The Brethren and Moravian Churches in Georgia - North American Colonies

Taken from The British Empire in the Nineteenth Century (1898) by Edgar Sanderson

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buffalo strength, qualities displayed by the new-comers in flying like birds over the vast sea, and in meeting hostile attacks. The soft eagle's feathers represented love; the warm buffalo's skin was a protection against cold. "Therefore," said the Indian, "love and protect our families." Further emigrations brought over members of the Church of the Brethren, a Protestant society, popularly known as the Moravians, claiming to represent the old Bohemian Brethren of the days of John Huss. These excellent persons gave examples of a pure and gentle Christian life. A number of sturdy Scottish Highlanders brought bone and sinew to the aid of the new colony. In 1738 the general took out a regiment of six hundred men, with whom he waged war against the Spaniards of Florida. In later days, a declension from the primitive purity of Georgian morals showed itself in the discontent aroused by regulations which excluded rum and the use of slaves. The rum had been exported from the West Indies in exchange for lumber and other products of the colony, and the loss of this trade was a real grievance. Oglethorpe left the colony finally in 1743, and nine years later the surrender of the charter to the British government made Georgia a crown colony until the final rupture.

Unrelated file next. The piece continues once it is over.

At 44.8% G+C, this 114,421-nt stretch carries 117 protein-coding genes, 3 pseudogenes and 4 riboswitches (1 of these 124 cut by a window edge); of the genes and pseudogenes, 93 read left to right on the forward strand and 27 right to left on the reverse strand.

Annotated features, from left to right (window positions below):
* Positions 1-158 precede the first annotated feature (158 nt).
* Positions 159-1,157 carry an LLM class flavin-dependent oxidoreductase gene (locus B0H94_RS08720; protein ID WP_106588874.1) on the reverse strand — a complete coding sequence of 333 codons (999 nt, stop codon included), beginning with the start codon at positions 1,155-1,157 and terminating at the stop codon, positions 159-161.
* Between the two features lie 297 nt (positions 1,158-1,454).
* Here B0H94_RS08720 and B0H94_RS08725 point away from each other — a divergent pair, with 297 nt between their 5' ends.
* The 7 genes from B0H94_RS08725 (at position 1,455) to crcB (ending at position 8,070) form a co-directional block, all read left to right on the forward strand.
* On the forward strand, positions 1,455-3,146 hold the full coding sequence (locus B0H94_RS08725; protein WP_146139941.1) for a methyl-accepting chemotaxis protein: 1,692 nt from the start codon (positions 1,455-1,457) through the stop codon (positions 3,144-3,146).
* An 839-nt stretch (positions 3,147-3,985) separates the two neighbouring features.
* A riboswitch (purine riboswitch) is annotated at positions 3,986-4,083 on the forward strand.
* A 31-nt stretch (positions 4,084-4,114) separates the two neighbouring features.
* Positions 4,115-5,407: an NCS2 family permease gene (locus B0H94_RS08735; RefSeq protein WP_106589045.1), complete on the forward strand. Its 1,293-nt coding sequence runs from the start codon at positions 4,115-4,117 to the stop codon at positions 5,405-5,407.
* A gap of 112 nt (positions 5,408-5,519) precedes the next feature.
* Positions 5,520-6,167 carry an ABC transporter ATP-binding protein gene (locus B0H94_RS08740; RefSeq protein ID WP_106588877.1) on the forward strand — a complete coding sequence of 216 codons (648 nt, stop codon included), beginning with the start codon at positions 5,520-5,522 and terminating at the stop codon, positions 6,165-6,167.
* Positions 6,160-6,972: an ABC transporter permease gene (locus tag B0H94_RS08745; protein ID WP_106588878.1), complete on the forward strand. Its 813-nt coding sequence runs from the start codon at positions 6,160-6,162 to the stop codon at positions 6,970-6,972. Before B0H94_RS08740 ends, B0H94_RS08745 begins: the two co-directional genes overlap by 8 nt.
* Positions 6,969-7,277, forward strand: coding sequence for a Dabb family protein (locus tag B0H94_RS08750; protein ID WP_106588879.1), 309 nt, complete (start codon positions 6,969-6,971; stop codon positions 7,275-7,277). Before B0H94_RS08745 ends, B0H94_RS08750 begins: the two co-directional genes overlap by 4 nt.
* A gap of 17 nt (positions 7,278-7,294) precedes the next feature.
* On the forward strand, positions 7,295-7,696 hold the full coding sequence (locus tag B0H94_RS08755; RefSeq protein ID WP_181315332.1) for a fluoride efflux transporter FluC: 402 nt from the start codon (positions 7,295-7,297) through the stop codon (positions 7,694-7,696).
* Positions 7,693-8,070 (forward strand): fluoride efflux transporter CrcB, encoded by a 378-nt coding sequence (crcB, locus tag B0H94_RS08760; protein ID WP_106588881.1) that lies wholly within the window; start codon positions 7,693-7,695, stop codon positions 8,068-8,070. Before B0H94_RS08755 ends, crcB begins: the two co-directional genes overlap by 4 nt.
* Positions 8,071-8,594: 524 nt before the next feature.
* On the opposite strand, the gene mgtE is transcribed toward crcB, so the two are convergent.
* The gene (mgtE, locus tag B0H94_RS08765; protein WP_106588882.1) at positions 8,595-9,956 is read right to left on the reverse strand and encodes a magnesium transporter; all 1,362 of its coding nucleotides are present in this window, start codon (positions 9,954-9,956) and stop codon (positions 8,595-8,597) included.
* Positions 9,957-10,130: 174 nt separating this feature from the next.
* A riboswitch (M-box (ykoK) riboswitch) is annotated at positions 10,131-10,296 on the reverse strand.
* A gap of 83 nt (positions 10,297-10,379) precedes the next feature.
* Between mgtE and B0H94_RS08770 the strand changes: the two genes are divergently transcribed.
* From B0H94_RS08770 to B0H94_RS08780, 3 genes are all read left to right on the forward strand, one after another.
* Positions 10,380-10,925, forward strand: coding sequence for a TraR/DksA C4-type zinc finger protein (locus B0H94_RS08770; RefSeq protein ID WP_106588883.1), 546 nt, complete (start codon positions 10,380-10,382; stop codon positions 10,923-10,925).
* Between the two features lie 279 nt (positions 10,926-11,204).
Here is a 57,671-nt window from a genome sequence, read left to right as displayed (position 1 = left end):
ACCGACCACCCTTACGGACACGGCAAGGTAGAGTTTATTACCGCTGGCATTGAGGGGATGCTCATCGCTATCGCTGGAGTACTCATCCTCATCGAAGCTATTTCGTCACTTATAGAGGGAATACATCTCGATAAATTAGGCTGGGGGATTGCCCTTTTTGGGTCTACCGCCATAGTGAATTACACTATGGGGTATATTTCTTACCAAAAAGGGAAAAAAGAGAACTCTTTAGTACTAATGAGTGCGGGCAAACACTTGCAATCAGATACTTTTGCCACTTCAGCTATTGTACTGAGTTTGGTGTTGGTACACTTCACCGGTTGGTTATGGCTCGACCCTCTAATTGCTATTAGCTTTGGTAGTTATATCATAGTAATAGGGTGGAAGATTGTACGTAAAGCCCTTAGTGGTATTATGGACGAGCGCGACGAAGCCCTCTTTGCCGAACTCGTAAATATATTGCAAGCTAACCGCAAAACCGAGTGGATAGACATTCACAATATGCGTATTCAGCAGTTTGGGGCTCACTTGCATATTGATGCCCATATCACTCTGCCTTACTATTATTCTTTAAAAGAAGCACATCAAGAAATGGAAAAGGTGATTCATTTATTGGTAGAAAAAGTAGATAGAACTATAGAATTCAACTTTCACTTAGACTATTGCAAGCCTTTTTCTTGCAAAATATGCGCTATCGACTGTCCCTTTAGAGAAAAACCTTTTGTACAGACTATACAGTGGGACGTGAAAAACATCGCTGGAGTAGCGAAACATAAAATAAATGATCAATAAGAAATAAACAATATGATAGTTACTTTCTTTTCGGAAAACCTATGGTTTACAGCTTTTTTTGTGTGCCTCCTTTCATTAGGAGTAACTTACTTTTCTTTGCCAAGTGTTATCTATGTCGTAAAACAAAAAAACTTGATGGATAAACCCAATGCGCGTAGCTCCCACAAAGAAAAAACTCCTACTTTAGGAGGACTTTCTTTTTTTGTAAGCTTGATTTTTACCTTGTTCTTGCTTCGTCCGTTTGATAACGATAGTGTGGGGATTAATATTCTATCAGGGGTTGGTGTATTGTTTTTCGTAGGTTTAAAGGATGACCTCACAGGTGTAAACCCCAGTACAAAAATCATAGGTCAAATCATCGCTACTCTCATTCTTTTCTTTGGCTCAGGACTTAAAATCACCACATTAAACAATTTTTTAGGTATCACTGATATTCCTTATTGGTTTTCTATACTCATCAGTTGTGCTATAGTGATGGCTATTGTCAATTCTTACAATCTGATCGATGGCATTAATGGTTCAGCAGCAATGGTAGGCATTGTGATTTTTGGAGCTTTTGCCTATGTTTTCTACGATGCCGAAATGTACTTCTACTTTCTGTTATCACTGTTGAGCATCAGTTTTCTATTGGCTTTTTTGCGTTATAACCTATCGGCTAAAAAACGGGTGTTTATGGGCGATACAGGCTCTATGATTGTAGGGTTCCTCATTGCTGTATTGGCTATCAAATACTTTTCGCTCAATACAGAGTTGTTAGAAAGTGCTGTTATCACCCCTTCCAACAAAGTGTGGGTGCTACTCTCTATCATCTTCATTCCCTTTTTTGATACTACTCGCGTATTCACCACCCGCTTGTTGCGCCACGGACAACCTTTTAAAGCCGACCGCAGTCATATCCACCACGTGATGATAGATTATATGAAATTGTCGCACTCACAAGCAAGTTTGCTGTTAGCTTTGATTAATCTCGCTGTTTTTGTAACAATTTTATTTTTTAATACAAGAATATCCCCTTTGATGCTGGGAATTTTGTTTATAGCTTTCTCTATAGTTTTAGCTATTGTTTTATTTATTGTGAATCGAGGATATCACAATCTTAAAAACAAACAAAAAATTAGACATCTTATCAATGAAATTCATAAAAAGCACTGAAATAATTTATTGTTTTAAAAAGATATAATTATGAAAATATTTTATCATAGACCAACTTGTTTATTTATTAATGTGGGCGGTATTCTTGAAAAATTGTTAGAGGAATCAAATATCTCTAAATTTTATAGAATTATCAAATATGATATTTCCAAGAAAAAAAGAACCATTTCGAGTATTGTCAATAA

The history of the thirteen Colonies, before the revolt, is mainly one of peaceful progress arising from tillage, manufactures, and trade. We find a spirit of independence shown in 1665, when the settlement of New Plymouth "declined to permit the king a voice in the appointment of a governor", and the "general court" of Massachusetts successfully resisted the royal claim to hear, in the courts at home, appeals from the colonial tribunals. At the same time, Massachusetts owned nearly two hundred vessels, mostly hailing from Boston. In 1671, Maryland lays a tax of two shillings a hogshead on exported tobacco, a clear proof of increase in that article of production. In 1687, the governor of New York invites the Iroquois Indians "to bring their trade to Albany". This powerful people was, at this time, harassing the French in Canada, and it was prudent for an English colony to keep them on friendly terms. The intellectual advance is shown in 1692 by the establishment, under royal charter, of the Williamsburg College in Virginia, endowed by government and by private funds, with a large grant of land, and a duty of a penny per pound weight of exported tobacco. In 1716, Yale College, named from its chief founder, … continue reading »

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